The use of the Z-conductive adhesive prevents, or greatly attenuates, shorting between adjacent leads 32. In one embodiment of using a Z-conductive adhesive, the adhesive is placed around the perimeter of the tape 22 and over bonding pads 26 where the leadframe is to make contact. This provides a mechanical bond as well as an electrical bond between the bonding pads 26 and the overlying leadframe.
An alternative method is to place solder ball bumps on bonding pads 26 by means of a conventional wire bonder which uses a solder wire. After the leads 32 are aligned with the bonding pads 26, the solder bumps are then reflowed to electrically bond the leads 32 and bonding pads 26 together.
FIG. 6 is a top-down view of the structure of FIG. 5, where FIG. 5 is a cross-sectional view of the structure of FIG. 6 taken along line 5--5 in FIG. 6. At this time, the leadframe may be still part of a long leadframe strip, while the interposer 20 may also be on a long strip or previously separated out, whichever is deemed suitable for the manufacturing process used.
Next, using conventional tape automated placing/bonding equipment, a die 44 (FIG. 7) is adhesively secured to interposer 20 within dashed lines 30 in FIG. 6, and an automated wire tacker then bonds wires 46 to the die's bonding pads and the inner bonding pads 28. Wires 46 may be gold, aluminum, or any other conductor conventionally used.
The resulting structure is then encapsulated in plastic 50 using conventional techniques.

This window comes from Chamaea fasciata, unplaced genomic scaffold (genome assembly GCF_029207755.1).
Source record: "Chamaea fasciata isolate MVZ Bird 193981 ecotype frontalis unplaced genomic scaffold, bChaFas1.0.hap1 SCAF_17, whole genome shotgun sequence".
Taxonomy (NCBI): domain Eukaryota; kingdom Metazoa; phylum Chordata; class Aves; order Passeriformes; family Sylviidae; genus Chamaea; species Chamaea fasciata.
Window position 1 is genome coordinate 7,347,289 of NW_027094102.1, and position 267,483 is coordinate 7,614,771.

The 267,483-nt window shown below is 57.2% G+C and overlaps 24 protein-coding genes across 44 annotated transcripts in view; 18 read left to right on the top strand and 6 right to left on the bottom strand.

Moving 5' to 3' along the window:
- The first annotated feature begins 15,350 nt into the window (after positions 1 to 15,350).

The interposer 20 can be made any size and may be standardized or customized for a particular configuration.
In one embodiment, shown in FIG. 8, the interposer 20 is designed for use in a hybrid circuit, where a plurality of integrated circuit chips are supported by interposer 20 and electrically connected to inner bonding pads 28. The interposer 20 then serves to electrically interconnect the various dies via traces 24 as well as provide an interface between the leadframe and the dies.
Using the present invention, the pitch of the inner bonding pads 28 can be made considerably less than 8 mils, such as 5 mils, which could not be achieved by leads of a leadframe. The pitch of the outer bonding pads 26 may now be virtually independent of the number of bonding pads on the die and the size of the die.
While particular embodiments of the present invention have been shown and described, it will be obvious to those skilled in the art that changes and modifications may be made without departing from this invention in its broader aspects and, therefore, the appended claims are to encompass within their scope all such changes and modifications that fall within the true spirit and scope of this invention.
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|U.S. Classification||257/668, 257/E23.036, 257/786, 257/737, 257/673, 257/792, 257/779, 257/692|
|Cooperative Classification||H01L2924/181, H01L24/45, H01L2924/00014, H01L2224/45124, H01L2224/45144, H01L24/48, H01L24/49, H01L2924/01079, H01L2224/49171, H01L2924/14, H01L2924/01078, H01L2224/48091, H01L23/49531, H01L2224/48247|
|Aug 31, 1995||AS||Assignment|
Owner name: NATIONAL SEMICONDUCTOR CORPORATION, CALIFORNIA
Free format text: ASSIGNMENT OF ASSIGNORS INTEREST;ASSIGNORS:CHILLARA, SATYA N.;BAYAN, JAIME A.;REEL/FRAME:007667/0976
Effective date: 19950831
|Apr 28, 2000||FPAY||Fee payment|
Year of fee payment: 4
|Apr 29, 2004||FPAY||Fee payment|
Year of fee payment: 8
|Apr 29, 2008||FPAY||Fee payment|
Year of fee payment: 12
|May 5, 2008||REMI||Maintenance fee reminder mailed|